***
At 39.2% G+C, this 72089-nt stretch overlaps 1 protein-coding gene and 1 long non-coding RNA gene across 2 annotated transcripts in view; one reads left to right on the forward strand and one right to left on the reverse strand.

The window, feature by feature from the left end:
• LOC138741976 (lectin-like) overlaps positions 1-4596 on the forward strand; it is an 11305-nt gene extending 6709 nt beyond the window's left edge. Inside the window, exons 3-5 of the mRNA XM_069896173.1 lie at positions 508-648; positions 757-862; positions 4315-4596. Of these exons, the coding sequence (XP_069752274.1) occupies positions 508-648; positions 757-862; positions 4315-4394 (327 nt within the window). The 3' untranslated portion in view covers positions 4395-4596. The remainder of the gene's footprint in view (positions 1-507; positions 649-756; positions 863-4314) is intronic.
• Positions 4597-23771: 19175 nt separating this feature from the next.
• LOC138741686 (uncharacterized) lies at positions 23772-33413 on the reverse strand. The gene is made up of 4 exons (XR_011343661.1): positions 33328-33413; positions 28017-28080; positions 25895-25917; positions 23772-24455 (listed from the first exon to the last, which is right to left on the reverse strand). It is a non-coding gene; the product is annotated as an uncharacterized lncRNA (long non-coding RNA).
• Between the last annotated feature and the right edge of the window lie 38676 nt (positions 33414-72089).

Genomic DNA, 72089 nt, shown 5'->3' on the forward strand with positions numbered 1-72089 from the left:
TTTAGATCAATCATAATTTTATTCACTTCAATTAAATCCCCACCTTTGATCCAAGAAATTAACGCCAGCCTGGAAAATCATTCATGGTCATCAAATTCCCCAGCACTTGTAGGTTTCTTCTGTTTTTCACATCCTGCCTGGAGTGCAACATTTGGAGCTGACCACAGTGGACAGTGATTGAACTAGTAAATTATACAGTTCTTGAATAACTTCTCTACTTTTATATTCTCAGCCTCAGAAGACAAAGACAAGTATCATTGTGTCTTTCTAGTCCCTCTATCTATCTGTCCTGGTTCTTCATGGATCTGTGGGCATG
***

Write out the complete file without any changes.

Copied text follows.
At 39.2% G+C, this 72089-nt stretch overlaps 1 protein-coding gene and 1 long non-coding RNA gene across 2 annotated transcripts in view; one reads left to right on the forward strand and one right to left on the reverse strand.

The window, feature by feature from the left end:
• LOC138741976 (lectin-like) overlaps positions 1-4596 on the forward strand; it is an 11305-nt gene extending 6709 nt beyond the window's left edge. Inside the window, exons 3-5 of the mRNA XM_069896173.1 lie at positions 508-648; positions 757-862; positions 4315-4596. Of these exons, the coding sequence (XP_069752274.1) occupies positions 508-648; positions 757-862; positions 4315-4394 (327 nt within the window). The 3' untranslated portion in view covers positions 4395-4596. The remainder of the gene's footprint in view (positions 1-507; positions 649-756; positions 863-4314) is intronic.
• Positions 4597-23771: 19175 nt separating this feature from the next.
• LOC138741686 (uncharacterized) lies at positions 23772-33413 on the reverse strand. The gene is made up of 4 exons (XR_011343661.1): positions 33328-33413; positions 28017-28080; positions 25895-25917; positions 23772-24455 (listed from the first exon to the last, which is right to left on the reverse strand). It is a non-coding gene; the product is annotated as an uncharacterized lncRNA (long non-coding RNA).
• Between the last annotated feature and the right edge of the window lie 38676 nt (positions 33414-72089).

Genomic DNA, 72089 nt, shown 5'->3' on the forward strand with positions numbered 1-72089 from the left:
TTTAGATCAATCATAATTTTATTCACTTCAATTAAATCCCCACCTTTGATCCAAGAAATTAACGCCAGCCTGGAAAATCATTCATGGTCATCAAATTCCCCAGCACTTGTAGGTTTCTTCTGTTTTTCACATCCTGCCTGGAGTGCAACATTTGGAGCTGACCACAGTGGACAGTGATTGAACTAGTAAATTATACAGTTCTTGAATAACTTCTCTACTTTTATATTCTCAGCCTCAGAAGACAAAGACAAGTATCATTGTGTCTTTCTAGTCCCTCTATCTATCTGTCCTGGTTCTTCATGGATCTGTGGGCATG